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Individual Psychological Assessment

Hiring, promoting, and developing the right people for specific jobs represent some of the most important decisions that companies make.  Many organizations use individual psychological assessment to help them make such decisions.  Individual psychological assessment or individual assessment is a phrase used by many people.  Often, that phrase means different things to different people.  The following questions and answers are presented to clarify this phrase. 

1. What is individual psychological assessment?  

Individual psychological assessment is a tool used to help organizations make decisions about hiring, promotion, and development.  A typical individual psychological assessment consists of professionally developed and validated measures of personality, leadership style, and cognitive abilities among other things. The process often includes an interview.  

Ideally, the tests and measures used in an individual assessment have been validated for the current positions in accordance with legal and professional guidelines (see APA Standards and SIOP Principles).  While the small number of individuals evaluated for certain positions may make obtaining certain kinds of validation evidence more difficult, other types of evidence should be accumulated to support the use of individual assessments.   

2.  How much time does a typical individual psychological assessment take?   

Depending on factors such as the length of an interview and the number of tests and simulations that are included in the assessment, the length of the process can vary.   The level of the position (e.g., entry level, executive, etc.) can also affect the amount of time an organization chooses to spend on the individual psychological assessment process.  The process varies from less than an hour to two days. 

3. Who are the primary users of individual psychological assessment?  

Organizations of all sizes may include individual assessment as supplemental information for making hiring, promotion, and development decisions.  

4. Who is qualified to conduct individual psychological assessments?  

There are different roles that are part of the individual assessment process, and different people can perform these roles.  For example, paper-and-pencil tests vary in their requirements for administration, scoring, and interpretation (i.e., some can be administered and scored by trained administrative staff members while others require a background in testing for administration, scoring and interpretation).  Typically, for an individual psychological assessment, the assumption is that a qualified psychologist combines and interprets the data from the various assessment tools to make an overall evaluation of an individual. 

5.      How is individual psychological assessment information generally used? 

Individual psychological assessment information is usually intended to supplement data on a candidate obtained from other sources (e.g., interviews, references, and prior work experience).  The results of the individual psychological assessment are often considered as information to be explored further with the candidate and with his or her references.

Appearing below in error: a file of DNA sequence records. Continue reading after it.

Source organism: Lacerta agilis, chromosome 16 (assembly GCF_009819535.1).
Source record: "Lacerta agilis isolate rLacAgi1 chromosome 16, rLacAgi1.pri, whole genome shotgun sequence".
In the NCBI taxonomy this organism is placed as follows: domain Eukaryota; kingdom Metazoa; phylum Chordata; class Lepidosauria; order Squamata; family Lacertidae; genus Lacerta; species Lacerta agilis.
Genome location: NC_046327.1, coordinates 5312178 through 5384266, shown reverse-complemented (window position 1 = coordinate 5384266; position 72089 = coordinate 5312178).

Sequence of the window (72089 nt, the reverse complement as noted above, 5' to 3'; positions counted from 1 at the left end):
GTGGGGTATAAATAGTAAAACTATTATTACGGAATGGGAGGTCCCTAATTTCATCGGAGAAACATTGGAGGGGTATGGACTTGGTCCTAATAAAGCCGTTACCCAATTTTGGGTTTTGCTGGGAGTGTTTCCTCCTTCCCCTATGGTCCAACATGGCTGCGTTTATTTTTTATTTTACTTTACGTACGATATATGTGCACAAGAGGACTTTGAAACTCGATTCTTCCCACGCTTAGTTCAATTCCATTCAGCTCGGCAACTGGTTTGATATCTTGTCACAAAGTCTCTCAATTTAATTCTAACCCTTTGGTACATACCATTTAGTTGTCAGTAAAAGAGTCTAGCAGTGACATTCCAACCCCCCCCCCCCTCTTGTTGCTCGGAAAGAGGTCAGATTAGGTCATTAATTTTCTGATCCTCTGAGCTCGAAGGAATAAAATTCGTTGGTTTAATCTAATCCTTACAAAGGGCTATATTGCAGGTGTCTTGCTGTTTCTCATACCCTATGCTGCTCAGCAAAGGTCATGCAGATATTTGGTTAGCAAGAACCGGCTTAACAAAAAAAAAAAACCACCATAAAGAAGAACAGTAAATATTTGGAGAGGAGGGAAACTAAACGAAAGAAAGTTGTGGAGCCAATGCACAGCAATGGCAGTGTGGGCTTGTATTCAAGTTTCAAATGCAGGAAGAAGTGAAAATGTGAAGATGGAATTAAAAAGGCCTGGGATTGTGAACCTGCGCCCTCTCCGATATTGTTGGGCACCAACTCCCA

6. When is individual psychological assessment typically used?  

Due to cost and time, the individual assessment process is usually implemented as a final hurdle when the candidate pool has been narrowed down to the top candidates.  Many organizations assess at least two individuals for comparison purposes.  Assessing at least two candidates can provide a back up in case the preferred candidate declines the job offer. Comparing two or three candidates with one another also provides the company with the additional advantage of determining relative fit with the culture and the potential for coaching and development. Also, because of time and cost considerations, individual assessment is more often used for high level or critical positions in the organizations, where the costs of  wrong employment decisions are high.   

7. How much does a typical individual psychological assessment cost? 

Fees for individual assessment are typically based on several factors, including the number of tests used, the length of the assessment, the professional training and experience of the psychologist, the reputation of the consulting firm, and its geographic location.  Companies are more likely to spend more on higher level positions where the stakes are high.  

8.  What are the advantages and disadvantages of individual psychological assessment relative to other employee screening and evaluation methods?   

The primary benefit of individual psychological assessment is that it provides additional data on a candidate that is not easily obtained through using only one or two assessment tools. Another benefit of individual psychological assessment is that it can provide a candidate with detailed, developmental feedback for the new position. However, developmental feedback is often optional in individual assessment and is not always provided. The data can also help the candidates new manager gain a better understanding of how best to coach and mentor his or her new direct report.  However, depending on the organizations policy and the appropriate use of the assessment information, the data may or may not be shared with the supervisor.  

The primary disadvantages are the time and expense associated with the assessment.  Also, the process may alienate or turn off some candidates who do not understand the process or who do not see it as relevant to the decision.